Being Human, Living Full: Want to push it a little?

Being Human, Living Full: Want to Push it a Little?

So we’re on the way to getting this ‘being human’ thing sorted. But there’s always room to push it a little.

One of the best parts of being human is that when we push ourselves at the edges, however it turns out, we still get to be human. We might bruise a little, sometimes a lot, we might fall – but it’s nothing we can’t deal with. Eventually we’ll find our feet, get up and dust off, usually better, stronger, wiser than before. We can be pretty amazing like that.

Something else might happen if we push ourselves. We might also lift. We might find something out about ourselves that’s surprising, exciting and pretty excellent. The things we hide under the history and habits, the shoulds and the shouldn’ts. 

Change and flourish come from challenge, but challenge is individual – what’s challenging for you might be pedestrian for another, and what’s challenging for them, might be ‘meh’ for you. Here are some ideas for ways to stretch, push the limits and maybe uncover the potential of you just a little bit more – because it’s there. You don’t need to analyse it and you don’t need to know how it will end. Just step in and let go – even if only for short while – and see what happens …

  1. Be vulnerable.

    Being prepared to be vulnerable is the first step to all sorts of wonderful. It’s one of the hardest things and the best things. Vulnerability and courage are deeply connected and they always show-up together – always. One can’t exist without the other. Fear feels like a stop sign, but it’s not. It’s a sign that you’re about to do something really brave – life-changing even – that you’re on the brink of something beautiful.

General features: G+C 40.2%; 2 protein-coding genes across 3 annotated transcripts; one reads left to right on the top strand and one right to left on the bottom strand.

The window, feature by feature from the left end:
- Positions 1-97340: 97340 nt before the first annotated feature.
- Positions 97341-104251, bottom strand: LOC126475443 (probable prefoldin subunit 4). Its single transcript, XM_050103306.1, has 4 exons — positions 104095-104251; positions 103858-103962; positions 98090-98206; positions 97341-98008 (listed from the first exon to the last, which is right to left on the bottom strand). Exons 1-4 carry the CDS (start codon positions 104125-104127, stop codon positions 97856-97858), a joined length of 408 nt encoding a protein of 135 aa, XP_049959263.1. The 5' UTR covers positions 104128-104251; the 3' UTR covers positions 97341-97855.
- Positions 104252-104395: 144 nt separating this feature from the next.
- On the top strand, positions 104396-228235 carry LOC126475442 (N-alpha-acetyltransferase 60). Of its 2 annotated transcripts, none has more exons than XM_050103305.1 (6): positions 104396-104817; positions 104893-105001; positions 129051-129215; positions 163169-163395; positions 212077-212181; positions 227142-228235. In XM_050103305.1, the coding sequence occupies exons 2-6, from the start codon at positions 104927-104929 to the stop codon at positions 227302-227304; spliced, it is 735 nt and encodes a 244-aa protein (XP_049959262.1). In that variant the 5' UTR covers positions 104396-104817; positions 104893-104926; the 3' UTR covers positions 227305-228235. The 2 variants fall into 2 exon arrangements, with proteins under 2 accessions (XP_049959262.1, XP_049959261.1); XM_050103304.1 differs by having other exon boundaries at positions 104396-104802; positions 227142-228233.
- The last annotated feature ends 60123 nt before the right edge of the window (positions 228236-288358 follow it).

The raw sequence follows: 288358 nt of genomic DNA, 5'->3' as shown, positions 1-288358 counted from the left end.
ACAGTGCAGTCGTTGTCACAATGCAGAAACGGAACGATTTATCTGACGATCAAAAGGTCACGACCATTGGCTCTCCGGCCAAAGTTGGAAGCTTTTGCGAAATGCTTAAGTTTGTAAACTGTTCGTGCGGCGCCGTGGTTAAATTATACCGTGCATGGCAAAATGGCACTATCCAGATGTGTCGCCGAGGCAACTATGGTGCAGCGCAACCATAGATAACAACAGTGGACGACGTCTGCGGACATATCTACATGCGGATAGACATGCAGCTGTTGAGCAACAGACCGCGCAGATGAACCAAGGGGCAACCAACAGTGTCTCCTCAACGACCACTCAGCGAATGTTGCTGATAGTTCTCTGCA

Vulnerability is the deep breath in and the leap. It’s the courage and boldness to step forward when shame and fear are doing their best to hold you back. 

    For me, brilliant things have happened in those moments of absolute fear when I could have so easily chosen ‘no’, but chose ‘yes’ instead. They’re decisions that could have gone either way. They’ve existed side by side with breathtaking fear – but the decision to be vulnerable has brought enough courage for the fear not to matter enough. It doesn’t go away, it just doesn’t matter enough. That’s how it is.

    Of course, my decisions to be vulnerable haven’t always ended with grace – sometimes I’ve fallen, maybe face planted once or lots of times – but none of the fallout is permanent. What I know for sure is that it’s because of those moments in which I’ve said ‘yes’, that I have many of the people, experiences and things that I would never want to be without. I wouldn’t have the relationships I have (‘but if I stay past ‘hello’ I might run out of things to say / say something stupid/ spill my drink down the front of my dress – all of these things have happened, but I’ve also fallen in love, discovered people I wouldn’t want to be without, learned things, made impressions). I wouldn’t have started running (‘Run? Um, yeah no. I can’t even run late without getting puffed and sweaty and gasping for breath on the floor – I still get puffed, sweaty and gasp for breath on the floor but at least now it’s when I’ve done more physical activity than stirring in a teaspoon of sugar). I wouldn’t have travelled (‘but I have no money, no idea and I’ve barely travelled past my mailbox -‘backpacking overseas? Yeah okay. Let’s go through the Middle East, hey?’) I wouldn’t have this website, which I love (the reasons ‘not to’ would fill a city library, but the reason ‘to’ (because it felt right) was bigger – and the only one that mattered).